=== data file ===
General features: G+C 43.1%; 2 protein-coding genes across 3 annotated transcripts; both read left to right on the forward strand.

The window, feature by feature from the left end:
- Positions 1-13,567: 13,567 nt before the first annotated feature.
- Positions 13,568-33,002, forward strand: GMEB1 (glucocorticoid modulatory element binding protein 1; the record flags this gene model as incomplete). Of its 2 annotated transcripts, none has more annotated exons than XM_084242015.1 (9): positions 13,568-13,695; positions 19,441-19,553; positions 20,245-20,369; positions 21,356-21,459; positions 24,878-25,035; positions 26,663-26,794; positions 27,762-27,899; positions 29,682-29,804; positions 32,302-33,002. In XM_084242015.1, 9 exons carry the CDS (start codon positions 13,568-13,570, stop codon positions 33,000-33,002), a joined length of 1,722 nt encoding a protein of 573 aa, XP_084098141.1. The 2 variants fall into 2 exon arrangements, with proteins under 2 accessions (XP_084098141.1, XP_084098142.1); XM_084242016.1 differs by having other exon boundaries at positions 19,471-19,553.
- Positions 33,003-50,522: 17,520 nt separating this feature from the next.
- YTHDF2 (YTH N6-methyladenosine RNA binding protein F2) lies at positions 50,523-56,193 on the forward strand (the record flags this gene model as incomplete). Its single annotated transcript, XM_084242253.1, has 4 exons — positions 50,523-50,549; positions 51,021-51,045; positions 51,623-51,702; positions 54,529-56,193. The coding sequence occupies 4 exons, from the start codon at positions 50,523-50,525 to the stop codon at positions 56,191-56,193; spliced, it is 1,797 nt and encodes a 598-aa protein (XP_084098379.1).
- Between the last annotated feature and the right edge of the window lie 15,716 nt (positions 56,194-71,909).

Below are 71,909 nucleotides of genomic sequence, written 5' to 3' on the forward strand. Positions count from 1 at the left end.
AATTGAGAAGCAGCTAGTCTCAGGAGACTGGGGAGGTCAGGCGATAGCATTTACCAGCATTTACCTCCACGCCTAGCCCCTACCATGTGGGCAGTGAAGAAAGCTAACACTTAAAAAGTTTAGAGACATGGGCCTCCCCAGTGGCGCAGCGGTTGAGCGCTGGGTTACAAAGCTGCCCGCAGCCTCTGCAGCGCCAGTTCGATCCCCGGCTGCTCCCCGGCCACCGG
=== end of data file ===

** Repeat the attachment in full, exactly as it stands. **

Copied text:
General features: G+C 43.1%; 2 protein-coding genes across 3 annotated transcripts; both read left to right on the forward strand.

The window, feature by feature from the left end:
- Positions 1-13,567: 13,567 nt before the first annotated feature.
- Positions 13,568-33,002, forward strand: GMEB1 (glucocorticoid modulatory element binding protein 1; the record flags this gene model as incomplete). Of its 2 annotated transcripts, none has more annotated exons than XM_084242015.1 (9): positions 13,568-13,695; positions 19,441-19,553; positions 20,245-20,369; positions 21,356-21,459; positions 24,878-25,035; positions 26,663-26,794; positions 27,762-27,899; positions 29,682-29,804; positions 32,302-33,002. In XM_084242015.1, 9 exons carry the CDS (start codon positions 13,568-13,570, stop codon positions 33,000-33,002), a joined length of 1,722 nt encoding a protein of 573 aa, XP_084098141.1. The 2 variants fall into 2 exon arrangements, with proteins under 2 accessions (XP_084098141.1, XP_084098142.1); XM_084242016.1 differs by having other exon boundaries at positions 19,471-19,553.
- Positions 33,003-50,522: 17,520 nt separating this feature from the next.
- YTHDF2 (YTH N6-methyladenosine RNA binding protein F2) lies at positions 50,523-56,193 on the forward strand (the record flags this gene model as incomplete). Its single annotated transcript, XM_084242253.1, has 4 exons — positions 50,523-50,549; positions 51,021-51,045; positions 51,623-51,702; positions 54,529-56,193. The coding sequence occupies 4 exons, from the start codon at positions 50,523-50,525 to the stop codon at positions 56,191-56,193; spliced, it is 1,797 nt and encodes a 598-aa protein (XP_084098379.1).
- Between the last annotated feature and the right edge of the window lie 15,716 nt (positions 56,194-71,909).

Below are 71,909 nucleotides of genomic sequence, written 5' to 3' on the forward strand. Positions count from 1 at the left end.
AATTGAGAAGCAGCTAGTCTCAGGAGACTGGGGAGGTCAGGCGATAGCATTTACCAGCATTTACCTCCACGCCTAGCCCCTACCATGTGGGCAGTGAAGAAAGCTAACACTTAAAAAGTTTAGAGACATGGGCCTCCCCAGTGGCGCAGCGGTTGAGCGCTGGGTTACAAAGCTGCCCGCAGCCTCTGCAGCGCCAGTTCGATCCCCGGCTGCTCCCCGGCCACCGG